J.K. Rowling Attacked by Online Mob for Supporting Women’s Rights

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J.K. Rowling

Photography Debra Hurford Brown © J.K. Rowling 2018

J.K. Rowling tweeted in support of women’s rights. The Harry Potter author voiced her support of Maya Forstater, a tax expert who lost her job after expressing the belief that people cannot change their biological sex. In her first tweet since September, Rowling made the following statement:

“Dress however you please.

Call yourself whatever you like.

Sleep with any consenting adult who’ll have you.

Live your best life in peace and security.

But force women out of their jobs for stating that sex is real?

#IStandWithMaya #ThisIsNotADrill”

J.K. Rowling’s remarks have been retweeted over 30,000 times and liked by more than 150,000 people. Evidently, her words have resonated with a great many. Countless feminist organizers, politicians, and writers voiced their support. And yet – as is so often the case in conversations around sex and gender – the backlash was swift.

Pink News wasted no time in posting a hit piece about J.K. Rowling in response. Out Magazine published an op-ed entitled ‘Harry Potter Author J.K. Rowling Comes Out As a TERF’ – a term that has been repeatedly linked with violence against women. Teen Vogue, a magazine that allegedly represents young women and girls, replicated this language when they waded into the debate on Twitter. Along with male-led GBT media, they performed some extraordinary feats of mental gymnastics in their interpretation of Rowling’s statement – “live your best life in peace and security.”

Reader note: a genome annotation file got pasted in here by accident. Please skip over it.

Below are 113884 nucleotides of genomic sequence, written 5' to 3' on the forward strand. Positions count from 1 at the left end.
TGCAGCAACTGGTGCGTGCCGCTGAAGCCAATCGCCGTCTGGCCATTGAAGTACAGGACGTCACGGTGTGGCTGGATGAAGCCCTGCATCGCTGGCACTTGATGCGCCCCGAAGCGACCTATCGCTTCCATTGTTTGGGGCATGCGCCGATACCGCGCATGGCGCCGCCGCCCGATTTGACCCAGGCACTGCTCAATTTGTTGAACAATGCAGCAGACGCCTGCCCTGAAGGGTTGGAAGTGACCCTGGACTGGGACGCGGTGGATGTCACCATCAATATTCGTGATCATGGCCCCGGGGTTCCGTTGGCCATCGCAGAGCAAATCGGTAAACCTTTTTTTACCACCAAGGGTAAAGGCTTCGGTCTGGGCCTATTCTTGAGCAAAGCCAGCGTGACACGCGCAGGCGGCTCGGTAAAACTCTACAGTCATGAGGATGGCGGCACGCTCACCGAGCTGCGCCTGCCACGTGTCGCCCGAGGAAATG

The responses to her tweet are littered with images of cutesy cartoon characters holding guns and knives, captioned “Shut the f*ck up TERF.” Such threats and woman-hating are standard features of gender discourse on Twitter dot com.

Among the criticism of J.K. Rowling’s comments was a persistent strain of violent misogyny. One Twitter user posted “Jk rowling choke on my prosthetic dick that’s too big for me to use challenge.” Multiple white men referred to her as a c*nt. The responses to her tweet are littered with images of cutesy cartoon characters holding guns and knives, captioned “Shut the f*ck up TERF.” Such threats and woman-hating are standard features of gender discourse on Twitter dot com.

Joan McAlpine MSP, a feminist politician who has used her platform to advocate women’s rights and spaces, thanked Rowling for speaking up. A charming fellow whose Twitter username includes two knife emojis gave the following reply: “die terf.” The violent misogyny was directed not only towards Rowling, but those women who supported her message.

Maya Forstater’s tribunal – like any other aspect of the gender debate – has proven controversial. Some see the ruling as an attack on freedom of thought, since Forstater lost her contract for expressing the (scientific) belief that a male-bodied person is not and cannot become a woman. Others see it as a victory for transgender rights in the workplace, setting a precedent that upholds self-identification. People on both sides ought to be troubled by the virulent misogyny justified as backlash to Rowling’s tweet.

(Here is a good thread on why sex-based rights, not gender identity, are crucial for women)

Although Forstater lost her case, she has been overwhelmed by positive responses from women. She raised over £85,000 through crowdfunding to pay her legal fees, and was delighted to find J.K. Rowling in her corner. Forstater quoted the author’s tweet to say “OMG! We are all crying. This is all I wanted for Christmas.”

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